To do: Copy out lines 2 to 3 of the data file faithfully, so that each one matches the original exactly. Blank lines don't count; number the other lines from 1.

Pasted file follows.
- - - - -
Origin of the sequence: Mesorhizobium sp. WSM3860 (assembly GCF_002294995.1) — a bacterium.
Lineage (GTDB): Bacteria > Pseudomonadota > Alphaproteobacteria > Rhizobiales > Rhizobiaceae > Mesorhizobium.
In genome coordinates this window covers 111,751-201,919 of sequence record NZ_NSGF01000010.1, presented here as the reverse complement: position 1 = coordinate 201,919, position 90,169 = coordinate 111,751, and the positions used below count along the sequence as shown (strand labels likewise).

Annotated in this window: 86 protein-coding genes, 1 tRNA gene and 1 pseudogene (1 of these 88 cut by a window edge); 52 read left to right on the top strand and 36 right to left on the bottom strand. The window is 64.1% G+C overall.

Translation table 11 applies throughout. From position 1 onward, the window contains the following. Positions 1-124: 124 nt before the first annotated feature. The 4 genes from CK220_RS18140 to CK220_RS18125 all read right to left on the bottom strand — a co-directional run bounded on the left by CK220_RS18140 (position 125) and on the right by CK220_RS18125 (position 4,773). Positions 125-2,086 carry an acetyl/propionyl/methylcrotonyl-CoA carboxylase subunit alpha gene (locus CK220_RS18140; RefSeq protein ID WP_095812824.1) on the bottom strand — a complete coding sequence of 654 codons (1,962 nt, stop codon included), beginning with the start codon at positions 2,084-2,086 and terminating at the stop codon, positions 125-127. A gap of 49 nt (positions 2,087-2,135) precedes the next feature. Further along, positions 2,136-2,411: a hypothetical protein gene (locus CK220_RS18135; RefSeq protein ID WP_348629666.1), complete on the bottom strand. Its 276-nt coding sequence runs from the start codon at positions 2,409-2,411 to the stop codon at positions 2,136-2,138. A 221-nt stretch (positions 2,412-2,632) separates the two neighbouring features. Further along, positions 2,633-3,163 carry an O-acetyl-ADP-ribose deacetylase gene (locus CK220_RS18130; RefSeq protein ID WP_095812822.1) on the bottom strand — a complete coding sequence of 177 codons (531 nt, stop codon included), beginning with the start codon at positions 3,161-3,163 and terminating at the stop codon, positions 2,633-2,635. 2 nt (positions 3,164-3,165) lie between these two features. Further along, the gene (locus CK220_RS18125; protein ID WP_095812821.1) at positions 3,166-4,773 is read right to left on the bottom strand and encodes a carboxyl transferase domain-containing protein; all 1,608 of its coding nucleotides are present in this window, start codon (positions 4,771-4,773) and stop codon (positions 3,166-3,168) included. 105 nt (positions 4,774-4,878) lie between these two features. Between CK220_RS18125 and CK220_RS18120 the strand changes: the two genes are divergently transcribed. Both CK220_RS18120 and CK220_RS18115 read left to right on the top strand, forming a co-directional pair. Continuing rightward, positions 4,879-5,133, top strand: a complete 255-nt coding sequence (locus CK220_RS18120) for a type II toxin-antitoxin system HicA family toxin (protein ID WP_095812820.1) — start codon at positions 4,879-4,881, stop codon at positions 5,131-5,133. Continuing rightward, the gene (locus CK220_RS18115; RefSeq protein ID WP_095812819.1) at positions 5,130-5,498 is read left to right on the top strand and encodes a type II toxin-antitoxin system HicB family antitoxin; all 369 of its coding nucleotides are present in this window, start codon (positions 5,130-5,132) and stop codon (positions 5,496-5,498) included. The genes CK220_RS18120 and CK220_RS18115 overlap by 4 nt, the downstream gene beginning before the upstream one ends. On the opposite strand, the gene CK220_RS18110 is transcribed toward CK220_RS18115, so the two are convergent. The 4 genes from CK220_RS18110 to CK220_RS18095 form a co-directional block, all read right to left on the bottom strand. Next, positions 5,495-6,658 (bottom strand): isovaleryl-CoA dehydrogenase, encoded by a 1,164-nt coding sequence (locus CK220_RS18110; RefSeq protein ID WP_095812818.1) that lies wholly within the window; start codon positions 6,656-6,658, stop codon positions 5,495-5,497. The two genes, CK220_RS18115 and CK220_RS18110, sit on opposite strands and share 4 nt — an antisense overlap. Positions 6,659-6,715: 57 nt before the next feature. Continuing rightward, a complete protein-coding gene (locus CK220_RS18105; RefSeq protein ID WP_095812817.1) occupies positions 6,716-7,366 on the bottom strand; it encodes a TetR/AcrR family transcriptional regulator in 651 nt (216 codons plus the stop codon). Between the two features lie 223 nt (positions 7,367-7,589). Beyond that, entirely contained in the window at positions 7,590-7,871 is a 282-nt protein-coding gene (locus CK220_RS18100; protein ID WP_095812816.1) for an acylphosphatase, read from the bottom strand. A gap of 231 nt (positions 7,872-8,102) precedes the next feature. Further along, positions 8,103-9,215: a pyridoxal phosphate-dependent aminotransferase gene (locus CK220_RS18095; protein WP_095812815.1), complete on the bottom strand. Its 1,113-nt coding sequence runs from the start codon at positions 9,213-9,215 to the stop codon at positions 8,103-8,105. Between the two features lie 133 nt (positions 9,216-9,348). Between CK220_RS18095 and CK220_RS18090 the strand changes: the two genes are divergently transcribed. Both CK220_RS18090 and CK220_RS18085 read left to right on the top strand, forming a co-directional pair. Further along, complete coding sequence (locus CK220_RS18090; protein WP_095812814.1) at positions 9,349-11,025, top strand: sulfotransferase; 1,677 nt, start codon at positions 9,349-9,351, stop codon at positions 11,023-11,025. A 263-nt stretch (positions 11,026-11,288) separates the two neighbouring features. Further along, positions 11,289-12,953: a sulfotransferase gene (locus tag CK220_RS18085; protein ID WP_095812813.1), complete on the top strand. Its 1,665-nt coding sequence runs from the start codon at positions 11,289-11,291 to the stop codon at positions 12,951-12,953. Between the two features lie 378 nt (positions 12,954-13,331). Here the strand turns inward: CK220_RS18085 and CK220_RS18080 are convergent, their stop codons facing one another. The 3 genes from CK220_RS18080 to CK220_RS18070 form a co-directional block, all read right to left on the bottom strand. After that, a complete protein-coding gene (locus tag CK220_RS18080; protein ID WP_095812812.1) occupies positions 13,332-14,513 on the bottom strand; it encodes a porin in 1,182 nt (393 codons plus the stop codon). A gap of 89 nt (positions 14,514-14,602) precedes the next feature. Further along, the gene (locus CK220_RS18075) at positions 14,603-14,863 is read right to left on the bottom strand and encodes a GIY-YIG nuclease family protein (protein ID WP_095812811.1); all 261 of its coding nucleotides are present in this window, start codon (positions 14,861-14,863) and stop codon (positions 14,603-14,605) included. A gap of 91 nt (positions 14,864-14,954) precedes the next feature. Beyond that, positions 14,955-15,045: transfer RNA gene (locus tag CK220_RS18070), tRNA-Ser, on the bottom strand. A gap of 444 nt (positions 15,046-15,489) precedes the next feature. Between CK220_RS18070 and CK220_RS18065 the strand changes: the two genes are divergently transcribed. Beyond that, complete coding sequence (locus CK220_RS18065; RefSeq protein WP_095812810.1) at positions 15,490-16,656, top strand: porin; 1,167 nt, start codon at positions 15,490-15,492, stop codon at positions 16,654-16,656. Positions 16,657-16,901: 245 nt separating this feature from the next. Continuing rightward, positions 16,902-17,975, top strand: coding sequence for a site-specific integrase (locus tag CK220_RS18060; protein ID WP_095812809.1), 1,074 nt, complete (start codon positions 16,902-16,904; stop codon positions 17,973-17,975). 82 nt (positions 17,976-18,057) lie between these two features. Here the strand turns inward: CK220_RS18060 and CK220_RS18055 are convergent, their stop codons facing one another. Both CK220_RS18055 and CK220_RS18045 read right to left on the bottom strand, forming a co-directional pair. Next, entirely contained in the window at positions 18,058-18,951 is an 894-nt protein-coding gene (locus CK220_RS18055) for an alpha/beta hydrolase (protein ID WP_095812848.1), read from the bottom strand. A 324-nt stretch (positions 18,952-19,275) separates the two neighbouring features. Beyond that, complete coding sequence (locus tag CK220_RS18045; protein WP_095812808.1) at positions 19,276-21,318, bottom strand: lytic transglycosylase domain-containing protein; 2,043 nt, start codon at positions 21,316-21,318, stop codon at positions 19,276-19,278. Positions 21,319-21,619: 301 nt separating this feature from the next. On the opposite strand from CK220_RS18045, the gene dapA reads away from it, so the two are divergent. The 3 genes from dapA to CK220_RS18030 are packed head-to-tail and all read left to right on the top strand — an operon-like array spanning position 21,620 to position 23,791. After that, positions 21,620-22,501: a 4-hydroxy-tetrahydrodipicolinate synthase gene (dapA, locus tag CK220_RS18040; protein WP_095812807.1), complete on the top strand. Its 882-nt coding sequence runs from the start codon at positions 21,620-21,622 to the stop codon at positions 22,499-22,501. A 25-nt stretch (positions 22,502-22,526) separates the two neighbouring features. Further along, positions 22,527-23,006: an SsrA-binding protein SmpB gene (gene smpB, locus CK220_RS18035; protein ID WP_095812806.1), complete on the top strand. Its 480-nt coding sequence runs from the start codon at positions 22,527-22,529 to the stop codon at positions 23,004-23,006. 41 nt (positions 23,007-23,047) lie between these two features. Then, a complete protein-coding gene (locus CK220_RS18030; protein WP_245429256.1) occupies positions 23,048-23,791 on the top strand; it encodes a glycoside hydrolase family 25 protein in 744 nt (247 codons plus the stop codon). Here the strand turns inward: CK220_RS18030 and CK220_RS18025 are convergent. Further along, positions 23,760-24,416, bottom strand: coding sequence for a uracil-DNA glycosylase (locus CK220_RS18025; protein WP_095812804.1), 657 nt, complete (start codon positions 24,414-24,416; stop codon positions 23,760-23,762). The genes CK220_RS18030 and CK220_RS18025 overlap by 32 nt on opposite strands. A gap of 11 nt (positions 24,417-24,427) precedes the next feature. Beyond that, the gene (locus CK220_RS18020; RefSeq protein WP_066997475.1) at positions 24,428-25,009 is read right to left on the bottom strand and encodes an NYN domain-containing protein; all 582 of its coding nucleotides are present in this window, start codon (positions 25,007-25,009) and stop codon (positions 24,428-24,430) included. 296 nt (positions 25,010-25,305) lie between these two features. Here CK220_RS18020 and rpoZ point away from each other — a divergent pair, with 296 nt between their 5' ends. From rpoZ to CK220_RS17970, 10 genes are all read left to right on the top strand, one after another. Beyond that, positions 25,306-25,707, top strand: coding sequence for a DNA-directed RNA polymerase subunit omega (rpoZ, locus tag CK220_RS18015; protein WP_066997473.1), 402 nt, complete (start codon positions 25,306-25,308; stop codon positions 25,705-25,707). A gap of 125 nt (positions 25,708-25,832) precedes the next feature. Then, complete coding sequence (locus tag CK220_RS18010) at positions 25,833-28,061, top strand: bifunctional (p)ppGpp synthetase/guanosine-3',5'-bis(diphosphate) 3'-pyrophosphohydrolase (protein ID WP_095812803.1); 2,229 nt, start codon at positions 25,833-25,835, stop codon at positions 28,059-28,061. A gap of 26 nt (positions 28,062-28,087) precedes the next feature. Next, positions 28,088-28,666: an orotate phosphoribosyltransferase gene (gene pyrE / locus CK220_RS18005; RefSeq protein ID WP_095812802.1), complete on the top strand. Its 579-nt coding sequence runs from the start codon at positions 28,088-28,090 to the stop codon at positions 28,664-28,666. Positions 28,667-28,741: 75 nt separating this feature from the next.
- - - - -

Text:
Lineage (GTDB): Bacteria > Pseudomonadota > Alphaproteobacteria > Rhizobiales > Rhizobiaceae > Mesorhizobium.
In genome coordinates this window covers 111,751-201,919 of sequence record NZ_NSGF01000010.1, presented here as the reverse complement: position 1 = coordinate 201,919, position 90,169 = coordinate 111,751, and the positions used below count along the sequence as shown (strand labels likewise).